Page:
Jackson Pollock, ‘Untitled’, 1951, Childs Gallery

O'Connor Thaw 4:1096 (P32), after Pollock’s painting Number 27, 1951, enamel on canvas, 55 ¾ x 73 inches (O'Connor Thaw 2:328). Signed, dated, and dated lower right margin: “Jackson Pollock 51 6/30”.

Provenance: Private Collection, New York, NY.

Number 6 in a set of 6 screenprints. O'Connor Thaw 4:1091 (P27) – 4:1096 (P32); Williams (PQ) 27-32. Edition Number 6/30; Edition of 25 (see below regarding numbering discrepancy). Each print is signed, dated, and numbered in the lower right margin: “Jackson Pollock 51 6/30”. This extremely rare set of six lifetime screenprints was produced in 1951 after six of Pollock’s black enamel paintings from the same year - Numbers 7, 8, 9, 19, 22, and 27.

While Jackson Pollock is best known for his abstract drip paintings, the artist also periodically explored the art of printmaking throughout his career. First introduced to printmaking through the Works Progress Administration’s Federal Art Project in the 1930s, Pollock went on to experiment with several printing techniques including lithography, intaglio, and screenprinting. Pollock’s prints, making up just a fraction of the artist’s prolific oeuvre, constitute a rarely seen and often overlooked aspect of his practice.

Prints based on Pollock’s black enamel paintings were first suggested by Pollock’s friend, the architect and sculptor Tony Smith. In 1951, Pollock and his brother Sanford McCoy published the screenprints as a portfolio in an edition of twenty-five on the occasion of the paintings’ first exhibition at the Betty Parsons Gallery. A number of the portfolios were signed and numbered by Pollock and made available at the exhibition opening in November 1951, alongside the black enamel paintings themselves. A second, posthumous edition of fifty was completed in January 1964 by Bernard Steffen under the supervision of Mrs. Sanford McCoy and authorized by Lee Krasner Pollock. A number of trial proofs, the screens, and the original positives are preserved in the Pollock Archive.

While this set of prints is numbered 6/30, the actual edition size was only twenty-five. According to Dave and Reba Williams in their article “The Prints of Jackson Pollock” (Print Quarterly, Volume V, No.4, December 1988, p. 368), Pollock was careless in his numbering and record keeping. He did not sign all of the first edition prints, and sometimes incorrectly numbered the edition size as 30. While this set was numbered 6/30 by Pollock, it should have been numbered 6/25.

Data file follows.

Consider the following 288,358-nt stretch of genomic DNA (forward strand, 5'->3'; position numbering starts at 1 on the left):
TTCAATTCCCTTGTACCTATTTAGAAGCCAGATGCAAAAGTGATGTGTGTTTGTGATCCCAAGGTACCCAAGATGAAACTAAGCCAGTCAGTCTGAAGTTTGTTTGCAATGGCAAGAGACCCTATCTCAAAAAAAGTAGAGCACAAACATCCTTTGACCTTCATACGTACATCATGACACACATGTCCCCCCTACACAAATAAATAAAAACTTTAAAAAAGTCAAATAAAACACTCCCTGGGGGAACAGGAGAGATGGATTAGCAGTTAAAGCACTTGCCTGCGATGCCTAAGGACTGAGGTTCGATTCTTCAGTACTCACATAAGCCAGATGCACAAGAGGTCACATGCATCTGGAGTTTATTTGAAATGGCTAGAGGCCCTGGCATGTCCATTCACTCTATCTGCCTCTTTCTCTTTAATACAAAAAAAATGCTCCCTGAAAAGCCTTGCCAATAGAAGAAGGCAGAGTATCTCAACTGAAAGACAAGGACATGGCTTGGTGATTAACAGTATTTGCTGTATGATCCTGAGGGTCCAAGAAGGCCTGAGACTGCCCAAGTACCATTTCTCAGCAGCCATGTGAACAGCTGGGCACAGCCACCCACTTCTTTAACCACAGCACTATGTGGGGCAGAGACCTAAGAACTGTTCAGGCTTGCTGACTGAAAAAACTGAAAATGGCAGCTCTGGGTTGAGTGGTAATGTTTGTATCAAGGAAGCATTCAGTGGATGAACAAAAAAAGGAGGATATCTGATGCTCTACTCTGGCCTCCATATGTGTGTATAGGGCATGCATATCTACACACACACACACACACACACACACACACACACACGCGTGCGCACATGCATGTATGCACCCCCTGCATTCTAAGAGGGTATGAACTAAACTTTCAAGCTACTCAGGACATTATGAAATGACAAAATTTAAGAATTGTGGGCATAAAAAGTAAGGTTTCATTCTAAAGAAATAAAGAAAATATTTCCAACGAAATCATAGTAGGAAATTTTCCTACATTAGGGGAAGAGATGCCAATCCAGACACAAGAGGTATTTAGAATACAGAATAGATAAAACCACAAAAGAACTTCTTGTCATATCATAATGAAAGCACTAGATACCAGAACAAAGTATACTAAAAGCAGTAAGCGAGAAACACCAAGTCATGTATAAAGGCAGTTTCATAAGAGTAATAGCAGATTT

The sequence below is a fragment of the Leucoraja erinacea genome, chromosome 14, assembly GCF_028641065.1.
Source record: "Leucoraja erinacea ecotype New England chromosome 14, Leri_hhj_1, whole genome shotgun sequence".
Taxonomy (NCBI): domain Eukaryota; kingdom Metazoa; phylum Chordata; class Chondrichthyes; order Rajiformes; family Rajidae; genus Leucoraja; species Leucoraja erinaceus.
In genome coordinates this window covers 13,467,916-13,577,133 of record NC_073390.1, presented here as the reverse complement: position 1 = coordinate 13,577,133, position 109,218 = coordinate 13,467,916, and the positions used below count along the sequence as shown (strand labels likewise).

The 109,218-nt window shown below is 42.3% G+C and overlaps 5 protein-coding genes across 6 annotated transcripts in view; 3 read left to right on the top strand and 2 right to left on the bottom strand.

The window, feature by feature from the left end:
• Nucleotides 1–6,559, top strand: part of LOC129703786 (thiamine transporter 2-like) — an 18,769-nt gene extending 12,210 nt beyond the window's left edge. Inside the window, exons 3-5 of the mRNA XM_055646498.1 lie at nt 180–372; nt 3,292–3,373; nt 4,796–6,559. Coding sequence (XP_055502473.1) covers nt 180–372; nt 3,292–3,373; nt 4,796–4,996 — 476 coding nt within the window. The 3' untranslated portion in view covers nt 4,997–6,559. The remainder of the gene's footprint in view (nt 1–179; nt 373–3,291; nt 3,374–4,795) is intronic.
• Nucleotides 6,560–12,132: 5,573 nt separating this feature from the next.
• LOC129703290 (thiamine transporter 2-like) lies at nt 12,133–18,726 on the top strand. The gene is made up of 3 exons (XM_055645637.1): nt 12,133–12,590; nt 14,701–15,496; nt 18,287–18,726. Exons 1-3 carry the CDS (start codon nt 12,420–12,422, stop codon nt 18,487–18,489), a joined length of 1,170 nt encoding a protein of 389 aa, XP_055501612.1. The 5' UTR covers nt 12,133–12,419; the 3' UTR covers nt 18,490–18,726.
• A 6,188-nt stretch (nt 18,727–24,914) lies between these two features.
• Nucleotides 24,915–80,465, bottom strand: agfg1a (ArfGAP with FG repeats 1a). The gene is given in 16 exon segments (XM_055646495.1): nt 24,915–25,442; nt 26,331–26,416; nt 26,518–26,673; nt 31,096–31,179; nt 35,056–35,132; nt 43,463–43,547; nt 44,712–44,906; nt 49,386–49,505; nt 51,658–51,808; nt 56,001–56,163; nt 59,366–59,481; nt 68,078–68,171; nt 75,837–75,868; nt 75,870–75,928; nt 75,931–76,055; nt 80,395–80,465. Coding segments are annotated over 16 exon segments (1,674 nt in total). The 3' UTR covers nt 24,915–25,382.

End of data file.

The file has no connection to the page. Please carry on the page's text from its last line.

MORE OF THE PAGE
Although the prints replicate Pollock’s paintings from 1951, they are not exact copies. Comparison shows that Pollock worked on the stencils, changing some areas and erasing others. However, the greatest difference between the prints and the paintings does not derive from Pollock’s modest reworking of the screens, but rather from the difference in medium itself. According to Reba and Dave Williams, “the black paintings of 1951 and the prints after them are quite different in aesthetic effect: they differ in colour, size, and subtlety of image”. The tonal effects of Pollock’s black enamel paintings are converted into hard edges and solid blacks in the prints, creating a more graphic effect.

Other complete first edition sets are in the collections of The National Gallery of Art, Washington, DC, The Museum of Modern Art, New York, and The Kemper Art Museum, Washington University, St. Louis. A complete set is also currently on view at Tate Liverpool as part of the exhibition Jackson Pollock: Blind Spots. This exhibition will travel to the Dallas Museum of Art where it will be on display from November 15, 2015 to March 20, 2016.

About Jackson Pollock

Major Abstract Expressionist Jackson Pollock, dubbed "Jack the Dripper" by Time magazine in 1956, is best known for his large "action" or drip paintings of 1947–52, formed by pouring and manipulating liquid paint atop canvases set on the floor. A wholly original, rule-shattering figure in American art, Pollock inspired Frank Stella, Richard Serra, and the Color Field painters. Pollock's early Surrealist works of personal symbols and abstract figures show the influence of José Clemente Orozco, David Alfaro Siqueiros, Pablo Picasso, Paul Klee, Joan Miró, and Max Ernst, as well as his experiences with Jungian psychotherapy.

American, 1912-1956, Cody, Wyoming, based in East Hampton, New York